A genome-wide analysis of the RNA in the brains of individuals with autism reveals consistent patterns of abnormal gene expression and implicates several molecular pathways in the pathology of autism.
The autism awareness ribbon is designed to reflect the complexity and diversity of autism. Scientists now believe common molecular pathways may underlie the disease.
Credit: linkurl:Wikimedia Commons;http://commons.wikimedia.org/wiki/File:Autism_Awareness_Ribbon.png
The research, published today in linkurl:Nature,;http://www.nature.com/nature suggests that shared molecular pathways underlie autism, a notoriously heterogeneous disease, which may point the way to biomarkers and therapeutic targets for the disease."Here, using an unbiased genome-wide scanning method looking at the RNA rather than the DNA, we clearly identify these two major processes going on that are common to a majority of autism brains," said senior author linkurl:Daniel Geschwind;http://geschwindlab.neurology.ucla.edu/ of the University of California, Los Angeles."This is really well done study, with appropriate sample sizes and well thought through," said linkurl:Karoly Mirnics,;http://mirnicslab.vanderbilt.edu/mirnicslab/ a...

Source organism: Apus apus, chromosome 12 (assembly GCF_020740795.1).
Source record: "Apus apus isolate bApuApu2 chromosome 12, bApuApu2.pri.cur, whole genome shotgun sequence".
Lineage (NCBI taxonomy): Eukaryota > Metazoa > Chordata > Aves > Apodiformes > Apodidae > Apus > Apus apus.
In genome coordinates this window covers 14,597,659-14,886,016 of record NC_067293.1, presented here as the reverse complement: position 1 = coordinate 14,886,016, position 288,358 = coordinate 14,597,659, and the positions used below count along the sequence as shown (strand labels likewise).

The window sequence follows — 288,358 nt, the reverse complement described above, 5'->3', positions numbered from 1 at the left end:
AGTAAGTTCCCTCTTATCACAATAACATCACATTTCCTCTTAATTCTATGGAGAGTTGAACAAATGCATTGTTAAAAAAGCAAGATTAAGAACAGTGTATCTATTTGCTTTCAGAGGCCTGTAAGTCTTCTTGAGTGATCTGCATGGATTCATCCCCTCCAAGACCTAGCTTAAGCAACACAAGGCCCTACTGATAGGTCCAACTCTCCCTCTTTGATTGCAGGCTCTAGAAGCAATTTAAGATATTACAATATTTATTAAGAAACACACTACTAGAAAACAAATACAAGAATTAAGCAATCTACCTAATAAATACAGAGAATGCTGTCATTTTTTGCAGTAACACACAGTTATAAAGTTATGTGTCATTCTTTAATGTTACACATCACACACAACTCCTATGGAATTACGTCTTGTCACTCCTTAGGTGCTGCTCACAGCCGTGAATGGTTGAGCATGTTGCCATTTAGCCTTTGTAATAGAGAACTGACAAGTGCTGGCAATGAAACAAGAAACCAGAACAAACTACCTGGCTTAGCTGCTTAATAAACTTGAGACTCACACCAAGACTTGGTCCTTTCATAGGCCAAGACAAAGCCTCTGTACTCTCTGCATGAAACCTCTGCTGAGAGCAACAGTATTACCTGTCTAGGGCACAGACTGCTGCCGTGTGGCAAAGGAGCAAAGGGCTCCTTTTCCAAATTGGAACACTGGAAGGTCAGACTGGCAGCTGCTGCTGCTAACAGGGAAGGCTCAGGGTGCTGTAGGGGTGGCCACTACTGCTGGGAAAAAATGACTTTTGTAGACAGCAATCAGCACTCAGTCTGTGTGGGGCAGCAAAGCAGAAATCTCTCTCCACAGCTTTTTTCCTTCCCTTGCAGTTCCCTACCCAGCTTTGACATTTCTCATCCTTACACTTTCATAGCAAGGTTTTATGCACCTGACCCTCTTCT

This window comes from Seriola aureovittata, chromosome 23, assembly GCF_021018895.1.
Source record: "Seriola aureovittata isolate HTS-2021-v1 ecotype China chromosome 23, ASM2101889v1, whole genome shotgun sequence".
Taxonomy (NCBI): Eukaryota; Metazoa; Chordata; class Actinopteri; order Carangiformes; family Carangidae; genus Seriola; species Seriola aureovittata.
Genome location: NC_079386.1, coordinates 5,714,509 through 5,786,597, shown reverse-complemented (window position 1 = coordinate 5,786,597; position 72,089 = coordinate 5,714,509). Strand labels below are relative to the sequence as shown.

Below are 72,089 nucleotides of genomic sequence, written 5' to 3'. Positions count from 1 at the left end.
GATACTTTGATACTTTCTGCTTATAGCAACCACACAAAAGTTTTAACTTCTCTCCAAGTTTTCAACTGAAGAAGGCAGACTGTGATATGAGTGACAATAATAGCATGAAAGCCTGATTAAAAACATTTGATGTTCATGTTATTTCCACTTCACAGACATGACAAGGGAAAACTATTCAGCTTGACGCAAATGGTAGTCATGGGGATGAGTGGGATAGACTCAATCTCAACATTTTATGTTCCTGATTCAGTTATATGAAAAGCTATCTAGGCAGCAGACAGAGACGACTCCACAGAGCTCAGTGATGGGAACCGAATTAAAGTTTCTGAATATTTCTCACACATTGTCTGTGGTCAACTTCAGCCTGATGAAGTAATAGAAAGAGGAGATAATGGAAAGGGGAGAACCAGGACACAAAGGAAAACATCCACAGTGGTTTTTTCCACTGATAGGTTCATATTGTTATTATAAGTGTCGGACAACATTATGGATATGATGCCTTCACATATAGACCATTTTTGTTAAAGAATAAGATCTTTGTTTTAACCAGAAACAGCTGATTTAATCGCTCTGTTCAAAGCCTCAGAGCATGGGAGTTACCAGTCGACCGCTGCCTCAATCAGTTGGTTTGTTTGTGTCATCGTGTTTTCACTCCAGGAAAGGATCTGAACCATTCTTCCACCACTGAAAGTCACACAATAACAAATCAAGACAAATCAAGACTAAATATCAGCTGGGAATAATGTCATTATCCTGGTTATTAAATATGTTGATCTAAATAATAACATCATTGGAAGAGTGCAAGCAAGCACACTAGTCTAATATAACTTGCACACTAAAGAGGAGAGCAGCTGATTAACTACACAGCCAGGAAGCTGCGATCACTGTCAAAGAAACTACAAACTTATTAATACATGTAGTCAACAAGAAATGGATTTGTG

News & ViewsNature.A2BP1, A2BP1ADFPIFITM2, A2BP1 Voineagu, I., et al., "Transcriptomic analysis of autistic brain reveals convergent molecular pathology," Nature, doi: 10.1038/nature10110, 2011.

Interested in reading more?

Become a Member of

Receive full access to more than 35 years of archives, as well as TS Digest, digital editions of The Scientist, feature stories, and much more!
Already a member?